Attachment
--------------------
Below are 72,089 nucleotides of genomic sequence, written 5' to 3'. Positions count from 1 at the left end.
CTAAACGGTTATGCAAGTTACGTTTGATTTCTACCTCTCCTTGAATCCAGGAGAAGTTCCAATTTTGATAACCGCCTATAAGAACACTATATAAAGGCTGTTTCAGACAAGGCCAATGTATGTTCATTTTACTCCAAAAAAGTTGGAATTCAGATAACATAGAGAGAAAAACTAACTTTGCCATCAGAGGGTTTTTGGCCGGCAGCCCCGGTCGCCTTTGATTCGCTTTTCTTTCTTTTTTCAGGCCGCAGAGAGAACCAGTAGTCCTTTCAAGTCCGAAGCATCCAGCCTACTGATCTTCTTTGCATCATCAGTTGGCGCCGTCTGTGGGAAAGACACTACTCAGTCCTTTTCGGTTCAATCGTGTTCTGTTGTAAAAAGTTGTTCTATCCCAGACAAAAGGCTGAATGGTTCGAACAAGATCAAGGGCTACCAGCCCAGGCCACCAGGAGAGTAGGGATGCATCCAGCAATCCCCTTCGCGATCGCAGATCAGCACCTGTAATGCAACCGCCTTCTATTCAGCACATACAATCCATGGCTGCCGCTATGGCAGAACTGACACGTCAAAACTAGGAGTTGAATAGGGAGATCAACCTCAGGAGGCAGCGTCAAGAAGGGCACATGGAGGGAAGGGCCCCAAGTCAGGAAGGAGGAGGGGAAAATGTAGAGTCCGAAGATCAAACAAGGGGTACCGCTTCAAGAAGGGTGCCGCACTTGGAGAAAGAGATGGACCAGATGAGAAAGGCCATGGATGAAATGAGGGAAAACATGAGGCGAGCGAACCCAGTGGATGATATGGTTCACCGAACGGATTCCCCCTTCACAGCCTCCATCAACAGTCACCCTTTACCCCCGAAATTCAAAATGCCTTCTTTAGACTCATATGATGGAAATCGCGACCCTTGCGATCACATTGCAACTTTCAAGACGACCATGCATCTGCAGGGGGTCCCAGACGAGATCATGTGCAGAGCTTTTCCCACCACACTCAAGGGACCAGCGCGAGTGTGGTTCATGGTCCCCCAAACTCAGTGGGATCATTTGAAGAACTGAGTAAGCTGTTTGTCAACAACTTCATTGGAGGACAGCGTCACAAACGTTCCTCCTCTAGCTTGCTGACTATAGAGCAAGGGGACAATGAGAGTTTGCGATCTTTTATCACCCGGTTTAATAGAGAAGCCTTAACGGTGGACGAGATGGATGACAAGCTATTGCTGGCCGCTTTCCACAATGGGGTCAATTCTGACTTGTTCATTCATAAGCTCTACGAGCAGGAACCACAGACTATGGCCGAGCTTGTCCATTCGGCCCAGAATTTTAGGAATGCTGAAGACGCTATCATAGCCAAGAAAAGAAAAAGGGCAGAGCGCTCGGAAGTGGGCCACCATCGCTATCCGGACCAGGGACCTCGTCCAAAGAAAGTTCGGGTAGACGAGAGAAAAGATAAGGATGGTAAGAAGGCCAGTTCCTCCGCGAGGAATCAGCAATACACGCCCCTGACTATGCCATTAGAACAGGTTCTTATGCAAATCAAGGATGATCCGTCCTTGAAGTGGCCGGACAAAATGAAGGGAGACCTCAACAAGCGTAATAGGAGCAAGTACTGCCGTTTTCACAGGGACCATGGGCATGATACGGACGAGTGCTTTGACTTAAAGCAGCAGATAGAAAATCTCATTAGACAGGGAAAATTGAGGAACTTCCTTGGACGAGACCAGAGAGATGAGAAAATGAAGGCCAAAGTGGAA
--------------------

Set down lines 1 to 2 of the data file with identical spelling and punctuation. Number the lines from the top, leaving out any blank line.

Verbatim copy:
Below are 72,089 nucleotides of genomic sequence, written 5' to 3'. Positions count from 1 at the left end.
CTAAACGGTTATGCAAGTTACGTTTGATTTCTACCTCTCCTTGAATCCAGGAGAAGTTCCAATTTTGATAACCGCCTATAAGAACACTATATAAAGGCTGTTTCAGACAAGGCCAATGTATGTTCATTTTACTCCAAAAAAGTTGGAATTCAGATAACATAGAGAGAAAAACTAACTTTGCCATCAGAGGGTTTTTGGCCGGCAGCCCCGGTCGCCTTTGATTCGCTTTTCTTTCTTTTTTCAGGCCGCAGAGAGAACCAGTAGTCCTTTCAAGTCCGAAGCATCCAGCCTACTGATCTTCTTTGCATCATCAGTTGGCGCCGTCTGTGGGAAAGACACTACTCAGTCCTTTTCGGTTCAATCGTGTTCTGTTGTAAAAAGTTGTTCTATCCCAGACAAAAGGCTGAATGGTTCGAACAAGATCAAGGGCTACCAGCCCAGGCCACCAGGAGAGTAGGGATGCATCCAGCAATCCCCTTCGCGATCGCAGATCAGCACCTGTAATGCAACCGCCTTCTATTCAGCACATACAATCCATGGCTGCCGCTATGGCAGAACTGACACGTCAAAACTAGGAGTTGAATAGGGAGATCAACCTCAGGAGGCAGCGTCAAGAAGGGCACATGGAGGGAAGGGCCCCAAGTCAGGAAGGAGGAGGGGAAAATGTAGAGTCCGAAGATCAAACAAGGGGTACCGCTTCAAGAAGGGTGCCGCACTTGGAGAAAGAGATGGACCAGATGAGAAAGGCCATGGATGAAATGAGGGAAAACATGAGGCGAGCGAACCCAGTGGATGATATGGTTCACCGAACGGATTCCCCCTTCACAGCCTCCATCAACAGTCACCCTTTACCCCCGAAATTCAAAATGCCTTCTTTAGACTCATATGATGGAAATCGCGACCCTTGCGATCACATTGCAACTTTCAAGACGACCATGCATCTGCAGGGGGTCCCAGACGAGATCATGTGCAGAGCTTTTCCCACCACACTCAAGGGACCAGCGCGAGTGTGGTTCATGGTCCCCCAAACTCAGTGGGATCATTTGAAGAACTGAGTAAGCTGTTTGTCAACAACTTCATTGGAGGACAGCGTCACAAACGTTCCTCCTCTAGCTTGCTGACTATAGAGCAAGGGGACAATGAGAGTTTGCGATCTTTTATCACCCGGTTTAATAGAGAAGCCTTAACGGTGGACGAGATGGATGACAAGCTATTGCTGGCCGCTTTCCACAATGGGGTCAATTCTGACTTGTTCATTCATAAGCTCTACGAGCAGGAACCACAGACTATGGCCGAGCTTGTCCATTCGGCCCAGAATTTTAGGAATGCTGAAGACGCTATCATAGCCAAGAAAAGAAAAAGGGCAGAGCGCTCGGAAGTGGGCCACCATCGCTATCCGGACCAGGGACCTCGTCCAAAGAAAGTTCGGGTAGACGAGAGAAAAGATAAGGATGGTAAGAAGGCCAGTTCCTCCGCGAGGAATCAGCAATACACGCCCCTGACTATGCCATTAGAACAGGTTCTTATGCAAATCAAGGATGATCCGTCCTTGAAGTGGCCGGACAAAATGAAGGGAGACCTCAACAAGCGTAATAGGAGCAAGTACTGCCGTTTTCACAGGGACCATGGGCATGATACGGACGAGTGCTTTGACTTAAAGCAGCAGATAGAAAATCTCATTAGACAGGGAAAATTGAGGAACTTCCTTGGACGAGACCAGAGAGATGAGAAAATGAAGGCCAAAGTGGAA